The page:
<button onClick={() => updateTitle('Component Interaction for callbacks')>Update Title</button>
        <ChildComponent2 ref={childRef => childRefComponent = childRef} />
     )
  }
  
  const ChildComponent2 = (props) => {
     const updateTitle = (updatedTitle) => {
        return updatedTitle + ' - suffix defined in child component';
     }
     return (
        <h4>This is child component 2</h2>
     )
  }
Instance methods – UseImperativeHandle:

useImperativeHandle customizes the instance value that is exposed to parent components when using ref. As always, imperative code using refs should be avoided in most cases.

useImperativeHandle should be used with forwardRef

const ParentComponent1 = () => {
   const childRef = React.useRef(null);
   const [title, setTitle] = React.useState('');
   const updateTitle = (updatedTitle) => {
      const newTitle = childRef.current.updateTitle(updatedTitle);
      setTitle(newTitle)
   }
   return (
      <h2> Blog Title: <span>{title}</span></h2>
      <button onClick={() => updateTitle('Component Interaction for callbacks')>Update Title</button>
      <ChildComponent2 ref={childRef} />
   )
}

const ChildComponent2 = React.forwardRef((props, ref) => {
   React.useImperativeHandle(forwardedRef, ()=>({
      updateTitle() {   
        return updatedTitle + ' - suffix defined in child component';
     }
   });
   return (
      <h4>This is child component 2</h2>
   )
})
Redux:

Redux is an efficient way of passing props into components irrespective of their hierarchy. It’s basically a single state tree maintained outside the component hierarchy but which is designed to connect easily to your components, allowing sideways access to data.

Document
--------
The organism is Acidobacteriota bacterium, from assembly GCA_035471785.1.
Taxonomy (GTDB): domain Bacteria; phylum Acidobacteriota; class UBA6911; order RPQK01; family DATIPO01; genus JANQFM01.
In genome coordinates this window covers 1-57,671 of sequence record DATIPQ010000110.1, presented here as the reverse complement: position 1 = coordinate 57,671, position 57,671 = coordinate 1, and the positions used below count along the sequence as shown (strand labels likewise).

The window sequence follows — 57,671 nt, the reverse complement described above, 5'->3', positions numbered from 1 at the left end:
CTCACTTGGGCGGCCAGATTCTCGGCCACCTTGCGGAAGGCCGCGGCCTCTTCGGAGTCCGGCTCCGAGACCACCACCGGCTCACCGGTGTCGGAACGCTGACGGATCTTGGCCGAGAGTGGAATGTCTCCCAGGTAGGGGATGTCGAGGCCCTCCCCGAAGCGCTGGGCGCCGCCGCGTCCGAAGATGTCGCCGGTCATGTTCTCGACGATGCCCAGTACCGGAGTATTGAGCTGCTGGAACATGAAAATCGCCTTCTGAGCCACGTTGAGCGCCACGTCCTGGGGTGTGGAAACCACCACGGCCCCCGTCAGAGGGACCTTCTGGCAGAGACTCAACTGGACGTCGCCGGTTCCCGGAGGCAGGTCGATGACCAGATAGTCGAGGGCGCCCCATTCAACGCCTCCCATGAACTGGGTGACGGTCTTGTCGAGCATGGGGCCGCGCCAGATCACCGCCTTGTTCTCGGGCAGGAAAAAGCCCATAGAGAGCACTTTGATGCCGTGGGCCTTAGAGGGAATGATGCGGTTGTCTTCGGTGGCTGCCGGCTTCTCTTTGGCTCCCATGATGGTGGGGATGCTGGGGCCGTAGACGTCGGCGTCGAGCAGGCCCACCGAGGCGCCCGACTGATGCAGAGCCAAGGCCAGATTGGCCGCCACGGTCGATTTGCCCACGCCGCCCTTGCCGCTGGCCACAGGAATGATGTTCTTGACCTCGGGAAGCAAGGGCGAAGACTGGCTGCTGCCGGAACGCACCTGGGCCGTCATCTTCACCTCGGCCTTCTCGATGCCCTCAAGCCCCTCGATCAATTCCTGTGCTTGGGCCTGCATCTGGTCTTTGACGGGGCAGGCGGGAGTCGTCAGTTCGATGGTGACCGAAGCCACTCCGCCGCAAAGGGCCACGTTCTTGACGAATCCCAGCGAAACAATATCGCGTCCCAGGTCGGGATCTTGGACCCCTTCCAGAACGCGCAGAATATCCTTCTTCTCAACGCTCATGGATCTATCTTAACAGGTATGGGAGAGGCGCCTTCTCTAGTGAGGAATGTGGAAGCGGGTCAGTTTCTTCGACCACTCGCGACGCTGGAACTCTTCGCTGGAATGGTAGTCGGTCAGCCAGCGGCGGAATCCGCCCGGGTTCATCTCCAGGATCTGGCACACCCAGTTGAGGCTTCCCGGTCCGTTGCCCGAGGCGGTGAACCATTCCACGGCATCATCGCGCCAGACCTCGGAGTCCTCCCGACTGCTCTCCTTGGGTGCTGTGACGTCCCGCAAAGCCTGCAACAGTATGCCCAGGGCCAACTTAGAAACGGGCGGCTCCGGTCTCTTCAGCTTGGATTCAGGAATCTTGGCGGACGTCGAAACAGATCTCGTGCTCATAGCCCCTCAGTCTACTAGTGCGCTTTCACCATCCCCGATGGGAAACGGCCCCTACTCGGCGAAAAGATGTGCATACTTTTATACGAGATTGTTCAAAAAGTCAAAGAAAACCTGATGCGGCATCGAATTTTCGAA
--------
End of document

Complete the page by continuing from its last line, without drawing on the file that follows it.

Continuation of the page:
Below is a simple animation to understand the flow and how it works.

Image from Sakshi ChahalMedium
React Context API:

React Context API works pretty similar to Redux without importing external plugins like react-redux. But, this is available internally with React. Let’s try and implement this to see how it works.

Firstly, we need to add a provider at the top level of the application.

const App = () => {
   const ContextProvider = React.createContext();
   return (
      <ContextProvider>
         <ParentComponent1 />
         <ParentComponent2 />
      </ContextProvider>
   }
}

And wherever the data needs to be passed, we can access it using useContext(). Let’s say we need to access the data into a child component ChildComponent2. And here’s how we can do it.

const ChildComponent - () => {
   const store = React.useContext(TitleContext);
   return (
      <h2> Blog Title: <span>{store.title}</span></h2>
   )
}

These are a few of the methods that I follow to handle the data interactions among components. But, It’s totally up to a Developer to decide on which one to use based on the scale of the project, making it more efficient.

Hope this blog gives you an idea of how to handle data interactions. I have done it my way. You have figured out your own way? Then share it in the comments section below. And also, do not forget to reach out for any discussions.

Happy Coding!